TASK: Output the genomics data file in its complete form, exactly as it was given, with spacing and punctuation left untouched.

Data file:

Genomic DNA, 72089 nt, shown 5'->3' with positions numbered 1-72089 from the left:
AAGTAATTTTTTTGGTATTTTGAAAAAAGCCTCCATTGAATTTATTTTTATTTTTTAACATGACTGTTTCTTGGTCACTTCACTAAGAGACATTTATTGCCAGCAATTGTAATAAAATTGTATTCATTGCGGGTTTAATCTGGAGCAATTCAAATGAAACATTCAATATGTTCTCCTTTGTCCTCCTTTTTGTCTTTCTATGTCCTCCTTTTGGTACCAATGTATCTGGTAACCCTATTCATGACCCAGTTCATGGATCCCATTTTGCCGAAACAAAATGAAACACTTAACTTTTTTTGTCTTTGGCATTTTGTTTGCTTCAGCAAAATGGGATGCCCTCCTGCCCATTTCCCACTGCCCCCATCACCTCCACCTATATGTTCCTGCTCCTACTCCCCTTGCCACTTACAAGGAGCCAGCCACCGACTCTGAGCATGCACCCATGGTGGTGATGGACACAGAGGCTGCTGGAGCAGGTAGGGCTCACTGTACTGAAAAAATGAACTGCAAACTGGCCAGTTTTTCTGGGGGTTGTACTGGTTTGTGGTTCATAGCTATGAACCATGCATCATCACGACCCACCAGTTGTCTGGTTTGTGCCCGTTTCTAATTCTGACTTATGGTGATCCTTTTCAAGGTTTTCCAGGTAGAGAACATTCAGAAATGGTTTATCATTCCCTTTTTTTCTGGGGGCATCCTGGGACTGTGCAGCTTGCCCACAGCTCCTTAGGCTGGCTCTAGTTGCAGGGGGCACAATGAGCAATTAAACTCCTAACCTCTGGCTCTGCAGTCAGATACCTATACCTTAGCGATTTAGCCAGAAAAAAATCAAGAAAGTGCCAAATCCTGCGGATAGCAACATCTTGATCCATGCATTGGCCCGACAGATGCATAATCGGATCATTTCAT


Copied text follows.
Genomic DNA, 72089 nt, shown 5'->3' with positions numbered 1-72089 from the left:
AAGTAATTTTTTTGGTATTTTGAAAAAAGCCTCCATTGAATTTATTTTTATTTTTTAACATGACTGTTTCTTGGTCACTTCACTAAGAGACATTTATTGCCAGCAATTGTAATAAAATTGTATTCATTGCGGGTTTAATCTGGAGCAATTCAAATGAAACATTCAATATGTTCTCCTTTGTCCTCCTTTTTGTCTTTCTATGTCCTCCTTTTGGTACCAATGTATCTGGTAACCCTATTCATGACCCAGTTCATGGATCCCATTTTGCCGAAACAAAATGAAACACTTAACTTTTTTTGTCTTTGGCATTTTGTTTGCTTCAGCAAAATGGGATGCCCTCCTGCCCATTTCCCACTGCCCCCATCACCTCCACCTATATGTTCCTGCTCCTACTCCCCTTGCCACTTACAAGGAGCCAGCCACCGACTCTGAGCATGCACCCATGGTGGTGATGGACACAGAGGCTGCTGGAGCAGGTAGGGCTCACTGTACTGAAAAAATGAACTGCAAACTGGCCAGTTTTTCTGGGGGTTGTACTGGTTTGTGGTTCATAGCTATGAACCATGCATCATCACGACCCACCAGTTGTCTGGTTTGTGCCCGTTTCTAATTCTGACTTATGGTGATCCTTTTCAAGGTTTTCCAGGTAGAGAACATTCAGAAATGGTTTATCATTCCCTTTTTTTCTGGGGGCATCCTGGGACTGTGCAGCTTGCCCACAGCTCCTTAGGCTGGCTCTAGTTGCAGGGGGCACAATGAGCAATTAAACTCCTAACCTCTGGCTCTGCAGTCAGATACCTATACCTTAGCGATTTAGCCAGAAAAAAATCAAGAAAGTGCCAAATCCTGCGGATAGCAACATCTTGATCCATGCATTGGCCCGACAGATGCATAATCGGATCATTTCAT